Laboratory of Computer and Information Science / Neural Networks Research Centre CIS Lab Helsinki University of Technology
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T-61.6080 Special course in Bioinformatics II:
Prior knowledge and background data in computational inference V P, 5 cr

Notices (updated 16.10.2007)
  • The starting time for the sessions was changed to 12:30
  • Jaakko Peltonen will give a talk on multitask learning on 18.10.

Lecturer D.Sc.(Tech.) Janne Nikkilä, Laboratory of Computer and Information Science
Assistant M.Sc.(Tech.) Leo Lahti, Laboratory of Computer and Information Science
Credits (ECTS) 5
Semester Autumn 2007, period I and II
Seminar sessions Thursdays 12.30-14.00 in lecture hall T5 in computer science building,
Konemiehentie 2, Otaniemi, Espoo. The introductory session on September 20th.
Language English
Registration TKK students: WebTopi, others: send mail to

Introduction [back to top]

In computational modeling tasks some background data or prior knowledge is usually available in addition to the actual data concerning the primary task. This background information could be useful in analysing new experiments. The issue is highlighted in bioinformatics, where a single biological experiment always contains very few samples compared to the complexity of the system that generates the data (cell and organisms), and at the same time public databases in internet become more and more populated by knowledge and data from analogous experiments. The main problem typically is that the background data is not directly related to the current task, or only part of it is known to be relevant: in bioinformatics the data is from slightly different experiments, organisms, measurement procedures etc. This setting requires advanced computational methods that are able to utilize expert knowledge and/or learn the relevance from the data.

This course is designed to introduce computational and statistical concepts and tools used at the moment in utilizing background data and prior knowledge, especially in bioinformatics. The course reviews techniques, for example, from relevant subtask learning, use of prior information by Bayesian methods, and applications of supervised learning.

Prerequisites [back to top]

This course is intended mainly for graduate students of computer science, statistics, and applied mathematics, but students from other fields are welcome as well. In particular mathematically oriented biology, bioinformatics, and medical students should benefit from the course.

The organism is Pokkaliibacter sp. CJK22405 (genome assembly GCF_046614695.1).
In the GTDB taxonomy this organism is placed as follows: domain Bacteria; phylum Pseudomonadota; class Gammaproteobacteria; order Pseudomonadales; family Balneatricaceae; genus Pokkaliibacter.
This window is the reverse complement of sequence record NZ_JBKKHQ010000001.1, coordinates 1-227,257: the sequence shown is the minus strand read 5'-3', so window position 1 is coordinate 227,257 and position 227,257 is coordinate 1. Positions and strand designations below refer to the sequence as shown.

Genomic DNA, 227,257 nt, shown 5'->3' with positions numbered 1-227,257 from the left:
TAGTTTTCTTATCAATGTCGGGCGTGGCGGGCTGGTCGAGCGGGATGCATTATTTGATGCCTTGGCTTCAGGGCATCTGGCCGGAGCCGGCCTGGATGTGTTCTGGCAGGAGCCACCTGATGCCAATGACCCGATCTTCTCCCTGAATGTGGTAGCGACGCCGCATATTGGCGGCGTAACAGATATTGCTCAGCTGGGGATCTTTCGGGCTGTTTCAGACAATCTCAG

Basic knowledge of probability, statistics, vector algebra, and calculus is assumed (the basic mathematics courses in HUT). A "Basic course in bioinformatics", such as S-114.2510 Computational Systems Biology or equivalent background is assumed as well.

Course format [back to top]

Journal club (abstract + presentation + project work) (5 cr).

Requirements for passing the course [back to top]

The course is graded as fail/pass/pass with distinction. The abstracts+presentations and the project works are graded as fail/pass/pass with distinction. To pass the course, both presentation+abstract and project work must have at least pass grade.

Make a presentation about a subject chosen during the first sessions. Prepare a one page extended abstract about your subject and send it electronically to the assistant at least 48 hours before your presentation. The assistant will then comment the abstract if needed, and you will send the corrected abstract to the assistant at least 24 hours before your presentation, and the assistant will send it to the other participants of the course.

Complete the project work and return a concise written report about it.

Attend the seminar session and the discussion actively.

Signing up for the course [back to top]

TKK students: In Webtopi
Other universities: Send email to the organizers or sign up at the introduction lecture.

Literature/Course material [back to top]

A collection of articles (still improving all the time).

Introductory material (read before the course):

Schedule [back to top]

We aim at having to seminar presentations at each meeting. Time reserved for each presentation is 25 min followed by 5 min for discussion.
Time Lecturer Subject and material
20.9. Janne Nikkilä, Leo Lahti
  • Administrative issues
  • Introduction
4.10. Andrey Ermolov Integrative missing value estimation for microarray data.
Hu et al., BMC Bioinformatics, 2006. (html)
11.10. Lauri Lyly Exploration, normalization, and genotype calls of high-density oligonucleotide SNP array data.
Carvalho et al., Biostatistics, 2007. (html)
18.10 Jaakko Peltonen Multitask learning
25.10 Andrey Ermolov Penalized Probabilistic Clustering.
Z. Lu and T.K. Leen, Neural Computation, 2007. (html)
1.11 Lauri Lyly Logistic regression with an auxiliary data source.
Liao et al., ICML 2005. (pdf)

Project work [back to top]

Own topic or one of the topics suggested in the last seminar meeting.

Write a short (A4) project plan before the deadline and send it to the course assistant. Our suggestions and approval will be made as agreed in the course.

DL for the project will be decided later. For more details, see the separate page.

For more information, please send email to

Janne Nikkilä and Leo Lahti

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